Night Trap

Night Trap is utterly timeless thanks to its infamy. I had watched a documentary a few years ago and grabbed a copy for Nintendo Switch from Limited Run Games back in 2018. I had never played it and always thought it’d be a fun group game.

This summer I visited my parents and decided that one afternoon would be perfect for it. My wife, my parents, and my friend Logan were all there and we fumbled around the house as vampire ninjas abducted friends left and right.

We were captivated by the cheesiness of it all. After failing on our own a few times, Abby pulled up a guide and was shouting out rooms and timestamps. I bounced the cameras around the home while trying to watch teens dance and vampire ninja’s plot.

We were doing great until a poorly executed command on the final life or death scene; the final boss, if you will. It kicked us back to the half way point. I couldn’t convince the group to sit through another 13ish minutes. What a fun, goofy, unforgettable afternoon.

Ori and the Will of the Wisps

Ori is an absolute masterclass in fluidity of movement. I’d be hard presses to think of a game I’ve played in 2020 that had better movement.

The game’s soundtrack gave me Grant Kirkhope and David Wise undertones. The game world gave off both DKC and Hollow Knight vibes. Ori is definitely evocative and engrossing.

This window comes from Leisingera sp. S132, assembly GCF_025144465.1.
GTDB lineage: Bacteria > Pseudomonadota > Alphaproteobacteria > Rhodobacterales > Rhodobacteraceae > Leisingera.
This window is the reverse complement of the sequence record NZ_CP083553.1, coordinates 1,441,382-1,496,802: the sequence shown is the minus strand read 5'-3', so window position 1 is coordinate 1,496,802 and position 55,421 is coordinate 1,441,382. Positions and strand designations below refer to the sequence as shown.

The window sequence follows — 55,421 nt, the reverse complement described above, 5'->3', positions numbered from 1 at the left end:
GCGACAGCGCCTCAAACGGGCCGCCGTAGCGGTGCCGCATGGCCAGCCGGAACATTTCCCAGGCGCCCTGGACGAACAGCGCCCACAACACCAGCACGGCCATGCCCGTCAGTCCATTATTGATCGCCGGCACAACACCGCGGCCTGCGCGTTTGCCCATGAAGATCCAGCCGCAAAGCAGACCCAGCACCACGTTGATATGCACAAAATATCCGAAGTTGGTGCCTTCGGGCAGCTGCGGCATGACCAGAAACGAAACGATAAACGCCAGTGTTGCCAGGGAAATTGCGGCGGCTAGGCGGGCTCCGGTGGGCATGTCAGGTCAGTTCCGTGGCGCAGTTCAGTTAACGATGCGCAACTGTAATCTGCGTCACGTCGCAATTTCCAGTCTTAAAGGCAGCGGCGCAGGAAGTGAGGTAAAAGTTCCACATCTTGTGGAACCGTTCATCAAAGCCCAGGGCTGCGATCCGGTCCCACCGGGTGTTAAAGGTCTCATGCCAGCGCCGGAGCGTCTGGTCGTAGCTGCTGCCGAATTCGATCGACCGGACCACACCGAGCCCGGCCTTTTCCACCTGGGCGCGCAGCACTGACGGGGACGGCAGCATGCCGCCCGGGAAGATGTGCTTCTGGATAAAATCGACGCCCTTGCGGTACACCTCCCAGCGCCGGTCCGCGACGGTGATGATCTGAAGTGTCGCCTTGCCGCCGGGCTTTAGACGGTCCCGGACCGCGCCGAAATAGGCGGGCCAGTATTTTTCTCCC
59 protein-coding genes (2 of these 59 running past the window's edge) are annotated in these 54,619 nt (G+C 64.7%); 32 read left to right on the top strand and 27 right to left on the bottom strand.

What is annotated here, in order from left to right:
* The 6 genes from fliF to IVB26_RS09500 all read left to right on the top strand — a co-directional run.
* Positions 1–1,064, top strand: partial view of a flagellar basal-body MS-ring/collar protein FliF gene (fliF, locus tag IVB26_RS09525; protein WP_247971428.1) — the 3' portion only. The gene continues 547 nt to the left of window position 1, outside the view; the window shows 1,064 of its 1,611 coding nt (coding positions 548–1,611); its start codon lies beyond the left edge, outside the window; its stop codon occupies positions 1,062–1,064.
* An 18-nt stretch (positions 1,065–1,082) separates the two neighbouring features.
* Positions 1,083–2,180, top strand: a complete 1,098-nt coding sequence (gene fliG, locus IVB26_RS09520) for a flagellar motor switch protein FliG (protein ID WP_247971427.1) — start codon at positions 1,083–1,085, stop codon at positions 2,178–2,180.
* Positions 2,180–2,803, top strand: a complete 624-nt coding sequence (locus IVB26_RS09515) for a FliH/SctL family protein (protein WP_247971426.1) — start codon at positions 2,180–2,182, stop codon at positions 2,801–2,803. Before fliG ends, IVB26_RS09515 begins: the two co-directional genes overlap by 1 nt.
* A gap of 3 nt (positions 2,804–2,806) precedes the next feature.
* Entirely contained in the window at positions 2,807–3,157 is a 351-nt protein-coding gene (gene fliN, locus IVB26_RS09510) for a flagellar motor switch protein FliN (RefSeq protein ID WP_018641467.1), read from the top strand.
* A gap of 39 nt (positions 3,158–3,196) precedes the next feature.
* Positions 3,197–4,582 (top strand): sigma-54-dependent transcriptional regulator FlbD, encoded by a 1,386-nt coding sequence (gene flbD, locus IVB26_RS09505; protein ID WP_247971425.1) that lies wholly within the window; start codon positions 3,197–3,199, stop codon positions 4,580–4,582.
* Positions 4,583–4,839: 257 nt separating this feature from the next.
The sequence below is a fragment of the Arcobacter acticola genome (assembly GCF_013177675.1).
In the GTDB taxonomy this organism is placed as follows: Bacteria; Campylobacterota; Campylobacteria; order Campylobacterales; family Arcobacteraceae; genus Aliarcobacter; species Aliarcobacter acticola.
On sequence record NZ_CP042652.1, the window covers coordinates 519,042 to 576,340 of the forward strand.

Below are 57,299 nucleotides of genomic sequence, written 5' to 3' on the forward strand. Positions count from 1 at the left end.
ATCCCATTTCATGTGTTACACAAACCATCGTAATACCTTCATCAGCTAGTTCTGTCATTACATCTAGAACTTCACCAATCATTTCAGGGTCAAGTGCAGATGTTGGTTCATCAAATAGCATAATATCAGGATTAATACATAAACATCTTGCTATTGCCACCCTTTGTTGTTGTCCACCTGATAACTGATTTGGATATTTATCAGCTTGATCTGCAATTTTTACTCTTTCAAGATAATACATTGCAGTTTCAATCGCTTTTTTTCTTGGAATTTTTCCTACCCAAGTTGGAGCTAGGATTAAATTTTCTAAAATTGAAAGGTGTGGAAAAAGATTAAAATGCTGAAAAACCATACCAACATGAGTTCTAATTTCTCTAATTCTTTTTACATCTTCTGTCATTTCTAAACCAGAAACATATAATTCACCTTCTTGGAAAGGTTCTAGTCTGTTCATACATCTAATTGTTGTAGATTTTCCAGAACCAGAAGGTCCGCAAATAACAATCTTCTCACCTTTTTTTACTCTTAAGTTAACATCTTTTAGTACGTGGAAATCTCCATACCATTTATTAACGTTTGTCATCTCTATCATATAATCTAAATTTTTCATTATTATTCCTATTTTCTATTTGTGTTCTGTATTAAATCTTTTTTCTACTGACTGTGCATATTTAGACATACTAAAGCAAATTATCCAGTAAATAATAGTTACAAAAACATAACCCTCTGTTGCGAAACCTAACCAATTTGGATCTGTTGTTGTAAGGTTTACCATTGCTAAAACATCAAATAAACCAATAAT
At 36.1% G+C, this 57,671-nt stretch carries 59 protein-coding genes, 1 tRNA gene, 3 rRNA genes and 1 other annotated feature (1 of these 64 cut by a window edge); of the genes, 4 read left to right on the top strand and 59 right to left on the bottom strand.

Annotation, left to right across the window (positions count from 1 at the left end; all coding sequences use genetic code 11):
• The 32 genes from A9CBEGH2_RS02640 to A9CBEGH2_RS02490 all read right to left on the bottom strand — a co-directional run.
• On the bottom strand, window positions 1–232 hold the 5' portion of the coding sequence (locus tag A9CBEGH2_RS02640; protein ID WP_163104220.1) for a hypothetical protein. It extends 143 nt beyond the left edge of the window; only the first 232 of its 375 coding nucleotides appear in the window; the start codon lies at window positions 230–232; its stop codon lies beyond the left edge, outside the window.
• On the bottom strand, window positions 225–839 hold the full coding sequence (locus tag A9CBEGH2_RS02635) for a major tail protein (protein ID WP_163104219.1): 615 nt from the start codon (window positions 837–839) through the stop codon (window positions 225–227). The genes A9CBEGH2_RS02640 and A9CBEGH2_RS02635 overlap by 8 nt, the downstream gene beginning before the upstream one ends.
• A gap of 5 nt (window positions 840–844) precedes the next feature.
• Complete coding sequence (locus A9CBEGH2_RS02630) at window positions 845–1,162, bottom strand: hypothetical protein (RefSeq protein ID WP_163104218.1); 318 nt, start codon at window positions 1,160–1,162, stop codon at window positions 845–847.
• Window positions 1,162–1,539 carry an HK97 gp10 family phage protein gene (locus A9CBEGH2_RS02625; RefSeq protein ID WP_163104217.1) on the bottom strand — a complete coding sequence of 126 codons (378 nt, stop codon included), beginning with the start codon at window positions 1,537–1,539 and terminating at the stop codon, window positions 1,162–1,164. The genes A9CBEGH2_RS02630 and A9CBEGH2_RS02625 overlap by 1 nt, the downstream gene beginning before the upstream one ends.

While the combat felt great, I wish I was more enticed to swap powers/weapons more. I kept the sword and the health recovery equipped always. I felt like the weapons I found and bought weren’t worth engaging with regularly.

Beyond that, I’d say Ori is an essential metroidvania game for any fan. And it got robbed at The Game Awards 2020.

Super Metroid

A consistent theme I tried to adhere to this past year was playing one game at a time. This also was applied to books and TV shows. I have a bad habit of starting and stopping games.

Early on in the year, Super Metroid was one of my first “I’m gonna finish this” games. I had myself a FAQ from GameFaqs and would play in the morning.It happened to be after buying our new TV. I really started getting my money’s worth out of the Super NT this year.

There’s a reason that “metroidvania” is a term used for exploratory adventure games with upgrades. Super Metroid is part of the reason games like Ori, Hollow Knight, and Guacamelee soar.

The Last of Us Part II

It’s rare for a sequel to not only surpass the original, but to elevate it as well. Despite covering the game so closely, The Last of Us Part II surprised me continually. I played it three times. While this list may be in alphabetical order, this was far and away my favorite game of 2020.

For my spoiler-filled thoughts, check out my review. If you’re interested in the game’s history, check out Chasing the Stick: The History of Naughty Dog during the PS4 Era.

Uncharted 4: A Thief’s End

As a part of research for Chasing the Stick, I replayed all of the Naughty Dog Uncharted games. Not a bad way to research if you ask me. I think this was my fourth time playing the game and it continues to stand tall as my favorite in the series. Some didn’t care for the pivot to a more grounded Drake and adventure. For me, making it personal for Drake, Elena, and Sully was the only way to take Uncharted as a whole to the next level. It’s part of what makes Uncharted 3 better than Uncharted 2 in my book. Uncharted 4 has personal connection and consequences as a cornerstone of its design and it  pays out in spades.